# How to Convert a Recipe

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### More Stories by Anne Dolce

We’ve discussed how recipes can be a scary thing. Whether you're writing one, or quite frankly, reading one, there are often a lot of factors that can easily be overlooked — and ignoring them can be severely detrimental to your culinary success. Along with reading and writing recipes, converting recipes, whether it is ingredients or serving size, can be a trying task as well, and also has a huge impact in the outcome of your cooking.

Yeah, yeah, we know we always have Google, but oftentimes it’s not a question of what the conversion is but what to convert to and how to convert it. While there are millions of different measurements to cover, these tables of basic conversions will help you adapt any recipe you’re working with to the format you need — and most importantly — one that you understand.

U.S. Measurements

Sometimes we lose our 1-cup measurer or (shh) aren’t using measuring tools at all, and are working off a spoon or plastic 8-ounce cup. This table will help you be certain that you’re nailing the measurements in your recipe.

 3 teaspoons = 1 tablespoon 16 tablepsoons = 1 cup 1 cup = 8 fluid ounces 2 cups = 1 pint 2 pints = 1 quart 1 gallon = 4 quarts 1 pound = 16 ounces

Metric Conversions

It’s happened before —your favorite British aunt sends her famous bangers-and-mash recipe and everything is in, ugh, metric measurements. Metric measurements can be easily understood by weight and volume, where there’s milliliters and liters and kilograms and grams.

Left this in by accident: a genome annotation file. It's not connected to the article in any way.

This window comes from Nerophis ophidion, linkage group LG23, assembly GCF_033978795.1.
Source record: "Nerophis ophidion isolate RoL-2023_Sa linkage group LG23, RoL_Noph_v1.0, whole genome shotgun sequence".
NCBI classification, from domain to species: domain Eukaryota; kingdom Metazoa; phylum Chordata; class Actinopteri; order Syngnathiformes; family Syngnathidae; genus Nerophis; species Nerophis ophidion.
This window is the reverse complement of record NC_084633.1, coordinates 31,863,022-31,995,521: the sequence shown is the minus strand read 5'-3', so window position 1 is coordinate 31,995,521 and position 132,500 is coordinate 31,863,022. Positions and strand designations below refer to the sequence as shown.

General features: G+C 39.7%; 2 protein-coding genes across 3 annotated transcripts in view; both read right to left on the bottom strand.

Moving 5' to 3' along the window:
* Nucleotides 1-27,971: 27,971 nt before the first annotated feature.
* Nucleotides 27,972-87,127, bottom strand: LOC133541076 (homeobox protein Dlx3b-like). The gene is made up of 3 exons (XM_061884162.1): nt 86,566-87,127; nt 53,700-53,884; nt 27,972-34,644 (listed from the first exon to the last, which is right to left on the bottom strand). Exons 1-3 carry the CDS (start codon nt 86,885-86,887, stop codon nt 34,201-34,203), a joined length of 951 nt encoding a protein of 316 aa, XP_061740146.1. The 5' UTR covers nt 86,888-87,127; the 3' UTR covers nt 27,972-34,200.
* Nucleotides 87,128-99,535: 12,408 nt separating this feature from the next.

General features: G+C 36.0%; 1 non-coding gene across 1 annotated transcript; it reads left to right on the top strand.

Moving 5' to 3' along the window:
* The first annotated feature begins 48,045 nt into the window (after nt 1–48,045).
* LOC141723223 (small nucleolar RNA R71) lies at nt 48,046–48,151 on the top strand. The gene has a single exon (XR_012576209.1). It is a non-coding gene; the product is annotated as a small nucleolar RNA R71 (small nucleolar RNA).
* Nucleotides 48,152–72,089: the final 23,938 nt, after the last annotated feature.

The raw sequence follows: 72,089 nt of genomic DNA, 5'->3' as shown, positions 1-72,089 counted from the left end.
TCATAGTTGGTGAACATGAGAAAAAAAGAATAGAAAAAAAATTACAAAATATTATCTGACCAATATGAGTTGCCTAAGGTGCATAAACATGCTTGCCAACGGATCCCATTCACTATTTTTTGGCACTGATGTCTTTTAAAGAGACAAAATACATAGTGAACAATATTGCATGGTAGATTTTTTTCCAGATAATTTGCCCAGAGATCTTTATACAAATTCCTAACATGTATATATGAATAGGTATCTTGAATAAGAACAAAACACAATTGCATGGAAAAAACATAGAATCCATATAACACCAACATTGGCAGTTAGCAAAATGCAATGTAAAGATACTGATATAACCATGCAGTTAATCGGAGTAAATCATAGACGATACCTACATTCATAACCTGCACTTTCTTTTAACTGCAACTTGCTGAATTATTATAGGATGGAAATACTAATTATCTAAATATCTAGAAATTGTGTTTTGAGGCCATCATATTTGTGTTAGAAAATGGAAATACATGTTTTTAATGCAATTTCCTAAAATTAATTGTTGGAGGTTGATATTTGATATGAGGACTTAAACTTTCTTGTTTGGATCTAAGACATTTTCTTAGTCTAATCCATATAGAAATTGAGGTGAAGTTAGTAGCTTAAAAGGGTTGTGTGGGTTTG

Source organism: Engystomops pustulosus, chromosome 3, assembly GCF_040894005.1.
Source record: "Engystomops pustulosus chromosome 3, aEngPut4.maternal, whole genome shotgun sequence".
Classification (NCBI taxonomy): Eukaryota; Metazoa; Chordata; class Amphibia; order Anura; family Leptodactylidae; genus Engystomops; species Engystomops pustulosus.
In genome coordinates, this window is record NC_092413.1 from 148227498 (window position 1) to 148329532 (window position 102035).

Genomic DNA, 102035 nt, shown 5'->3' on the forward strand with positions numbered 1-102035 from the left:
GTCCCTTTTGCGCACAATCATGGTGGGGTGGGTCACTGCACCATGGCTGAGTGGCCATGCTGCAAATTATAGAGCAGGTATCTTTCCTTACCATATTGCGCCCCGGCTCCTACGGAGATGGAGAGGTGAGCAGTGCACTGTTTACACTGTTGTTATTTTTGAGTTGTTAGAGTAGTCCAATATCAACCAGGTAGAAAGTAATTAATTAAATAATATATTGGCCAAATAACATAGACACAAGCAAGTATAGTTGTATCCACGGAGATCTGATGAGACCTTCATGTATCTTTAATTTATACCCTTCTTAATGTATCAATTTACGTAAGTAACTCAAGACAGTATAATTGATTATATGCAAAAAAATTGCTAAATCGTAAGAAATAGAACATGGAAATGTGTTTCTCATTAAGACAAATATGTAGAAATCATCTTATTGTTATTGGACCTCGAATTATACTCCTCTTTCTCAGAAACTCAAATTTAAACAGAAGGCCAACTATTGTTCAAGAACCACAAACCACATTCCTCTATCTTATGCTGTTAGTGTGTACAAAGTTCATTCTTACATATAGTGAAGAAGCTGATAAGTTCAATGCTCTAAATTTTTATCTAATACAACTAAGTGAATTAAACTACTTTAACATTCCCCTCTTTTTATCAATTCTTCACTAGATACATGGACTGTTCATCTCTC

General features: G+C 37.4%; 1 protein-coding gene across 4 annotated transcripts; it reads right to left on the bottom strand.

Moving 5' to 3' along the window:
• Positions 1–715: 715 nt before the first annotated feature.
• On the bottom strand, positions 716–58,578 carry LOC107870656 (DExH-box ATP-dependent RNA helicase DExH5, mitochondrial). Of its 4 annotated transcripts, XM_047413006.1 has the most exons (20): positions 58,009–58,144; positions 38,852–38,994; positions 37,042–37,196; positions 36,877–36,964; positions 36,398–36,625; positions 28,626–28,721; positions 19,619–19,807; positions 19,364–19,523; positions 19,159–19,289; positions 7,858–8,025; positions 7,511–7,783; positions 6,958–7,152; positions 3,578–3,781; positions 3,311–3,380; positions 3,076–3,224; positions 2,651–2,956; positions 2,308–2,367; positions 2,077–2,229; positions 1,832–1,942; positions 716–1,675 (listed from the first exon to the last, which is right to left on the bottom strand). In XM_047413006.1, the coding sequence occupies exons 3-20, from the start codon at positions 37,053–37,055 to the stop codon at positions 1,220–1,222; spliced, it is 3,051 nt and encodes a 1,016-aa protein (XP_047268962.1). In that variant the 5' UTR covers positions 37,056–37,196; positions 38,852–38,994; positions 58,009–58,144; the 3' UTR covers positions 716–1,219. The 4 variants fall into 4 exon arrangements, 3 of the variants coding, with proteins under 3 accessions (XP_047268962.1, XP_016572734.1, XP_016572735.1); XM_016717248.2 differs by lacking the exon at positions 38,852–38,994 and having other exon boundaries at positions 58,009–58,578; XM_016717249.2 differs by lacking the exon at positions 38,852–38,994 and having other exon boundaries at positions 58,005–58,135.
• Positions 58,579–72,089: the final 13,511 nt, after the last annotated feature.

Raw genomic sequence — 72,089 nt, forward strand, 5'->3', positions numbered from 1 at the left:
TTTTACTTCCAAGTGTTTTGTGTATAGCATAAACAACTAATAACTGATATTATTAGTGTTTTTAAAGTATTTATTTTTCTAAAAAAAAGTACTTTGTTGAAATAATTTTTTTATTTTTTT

1 kilogram = 1,000 grams
1 liter = 1,000 milliliters

Now that you know the basics of the metric system, it’s time to discuss converting to U.S. measurements. It’s not as perfect as we would hope for, but here’s a table that will be helpful in converting metric to U.S. measurements.

 5 milliliters = 1 teaspoon 15 milliliters = 1 tablespoon 240 milliliters = 1 cup 470 milliliters = 1 pint 1 liter ≈ 4 cups 1/2 kilogram = 1 pound

Along with measurements, there’s also the issue of converting temperatures from Celsius to Fahrenheit.These two simple math equations will help you convert Celsius to Fahrenheit, and vice versa.

C x 9/5 + 32 = F
F - 32 x 5/9 = C

Serving Size Conversions

Last but not least, another obstacle we’ve faced when converting recipes is the issue of serving size. In most cases, when you're changing the serving size of a recipe, you can use simple multiplication or division, where if you're serving a party of 8 instead of 4, you would double the ingredients, or vice versa. The only exception to this is with baking, where you would use bakers math to convert the ingredients. Because of the wide scope that topic covers, that's another article for another time.

Now that you have some general guidelines, it’s time to put your recipe skills to use. We hope you finally have the courage to convert that recipe from your auntie in England and share it with The Daily Meal.

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"If you have a recipe for five people and need it for 10, it’s not as easy as just doubling the amounts of ingredients." "Desired servings/original servings = conversion factor".
Uhmm... conversion would be 10/5=2, so yes, just doubling the amounts would suffice I think

Why make things difficult with complicated conversions? If the recipe is in metric just use metric measurements. It's not difficult to switch your digital scales to grams and any good measuring jug will have a milliliter scale.